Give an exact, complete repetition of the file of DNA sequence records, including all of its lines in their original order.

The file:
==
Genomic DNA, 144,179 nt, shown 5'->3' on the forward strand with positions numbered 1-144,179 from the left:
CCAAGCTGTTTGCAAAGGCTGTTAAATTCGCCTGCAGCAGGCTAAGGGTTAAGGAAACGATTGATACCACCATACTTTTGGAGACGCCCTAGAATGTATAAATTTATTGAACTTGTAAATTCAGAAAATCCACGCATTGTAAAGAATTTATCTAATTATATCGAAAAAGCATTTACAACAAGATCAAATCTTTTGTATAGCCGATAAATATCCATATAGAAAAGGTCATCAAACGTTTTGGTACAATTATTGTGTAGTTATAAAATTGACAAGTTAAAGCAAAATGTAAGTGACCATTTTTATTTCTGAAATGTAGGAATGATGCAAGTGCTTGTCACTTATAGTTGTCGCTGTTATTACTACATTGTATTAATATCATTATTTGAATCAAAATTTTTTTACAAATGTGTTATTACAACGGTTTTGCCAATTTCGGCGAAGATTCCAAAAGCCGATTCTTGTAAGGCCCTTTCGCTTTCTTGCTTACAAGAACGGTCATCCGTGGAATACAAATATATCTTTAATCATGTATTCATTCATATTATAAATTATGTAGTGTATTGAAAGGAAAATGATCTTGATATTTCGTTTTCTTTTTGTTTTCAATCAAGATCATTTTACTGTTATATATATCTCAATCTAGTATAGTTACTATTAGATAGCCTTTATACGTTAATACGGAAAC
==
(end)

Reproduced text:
Genomic DNA, 144,179 nt, shown 5'->3' on the forward strand with positions numbered 1-144,179 from the left:
CCAAGCTGTTTGCAAAGGCTGTTAAATTCGCCTGCAGCAGGCTAAGGGTTAAGGAAACGATTGATACCACCATACTTTTGGAGACGCCCTAGAATGTATAAATTTATTGAACTTGTAAATTCAGAAAATCCACGCATTGTAAAGAATTTATCTAATTATATCGAAAAAGCATTTACAACAAGATCAAATCTTTTGTATAGCCGATAAATATCCATATAGAAAAGGTCATCAAACGTTTTGGTACAATTATTGTGTAGTTATAAAATTGACAAGTTAAAGCAAAATGTAAGTGACCATTTTTATTTCTGAAATGTAGGAATGATGCAAGTGCTTGTCACTTATAGTTGTCGCTGTTATTACTACATTGTATTAATATCATTATTTGAATCAAAATTTTTTTACAAATGTGTTATTACAACGGTTTTGCCAATTTCGGCGAAGATTCCAAAAGCCGATTCTTGTAAGGCCCTTTCGCTTTCTTGCTTACAAGAACGGTCATCCGTGGAATACAAATATATCTTTAATCATGTATTCATTCATATTATAAATTATGTAGTGTATTGAAAGGAAAATGATCTTGATATTTCGTTTTCTTTTTGTTTTCAATCAAGATCATTTTACTGTTATATATATCTCAATCTAGTATAGTTACTATTAGATAGCCTTTATACGTTAATACGGAAAC